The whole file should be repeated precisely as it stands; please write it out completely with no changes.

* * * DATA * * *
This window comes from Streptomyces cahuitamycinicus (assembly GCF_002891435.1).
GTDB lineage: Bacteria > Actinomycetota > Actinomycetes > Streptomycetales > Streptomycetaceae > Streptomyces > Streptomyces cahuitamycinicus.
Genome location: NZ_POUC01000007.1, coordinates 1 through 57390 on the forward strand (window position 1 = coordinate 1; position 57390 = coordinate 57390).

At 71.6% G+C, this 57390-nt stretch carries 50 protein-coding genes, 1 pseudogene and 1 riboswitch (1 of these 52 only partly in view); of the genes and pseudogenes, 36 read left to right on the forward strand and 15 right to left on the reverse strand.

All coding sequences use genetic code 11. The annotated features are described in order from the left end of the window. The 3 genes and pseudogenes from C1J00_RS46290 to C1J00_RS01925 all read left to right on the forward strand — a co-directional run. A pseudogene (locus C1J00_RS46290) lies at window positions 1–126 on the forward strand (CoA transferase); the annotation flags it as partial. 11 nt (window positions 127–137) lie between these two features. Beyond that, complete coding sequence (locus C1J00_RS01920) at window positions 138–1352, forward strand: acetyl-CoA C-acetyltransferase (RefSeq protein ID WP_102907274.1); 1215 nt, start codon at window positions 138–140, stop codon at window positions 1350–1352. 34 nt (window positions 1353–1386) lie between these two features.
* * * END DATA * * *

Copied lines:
This window comes from Streptomyces cahuitamycinicus (assembly GCF_002891435.1).
GTDB lineage: Bacteria > Actinomycetota > Actinomycetes > Streptomycetales > Streptomycetaceae > Streptomyces > Streptomyces cahuitamycinicus.
Genome location: NZ_POUC01000007.1, coordinates 1 through 57390 on the forward strand (window position 1 = coordinate 1; position 57390 = coordinate 57390).

At 71.6% G+C, this 57390-nt stretch carries 50 protein-coding genes, 1 pseudogene and 1 riboswitch (1 of these 52 only partly in view); of the genes and pseudogenes, 36 read left to right on the forward strand and 15 right to left on the reverse strand.

All coding sequences use genetic code 11. The annotated features are described in order from the left end of the window. The 3 genes and pseudogenes from C1J00_RS46290 to C1J00_RS01925 all read left to right on the forward strand — a co-directional run. A pseudogene (locus C1J00_RS46290) lies at window positions 1–126 on the forward strand (CoA transferase); the annotation flags it as partial. 11 nt (window positions 127–137) lie between these two features. Beyond that, complete coding sequence (locus C1J00_RS01920) at window positions 138–1352, forward strand: acetyl-CoA C-acetyltransferase (RefSeq protein ID WP_102907274.1); 1215 nt, start codon at window positions 138–140, stop codon at window positions 1350–1352. 34 nt (window positions 1353–1386) lie between these two features.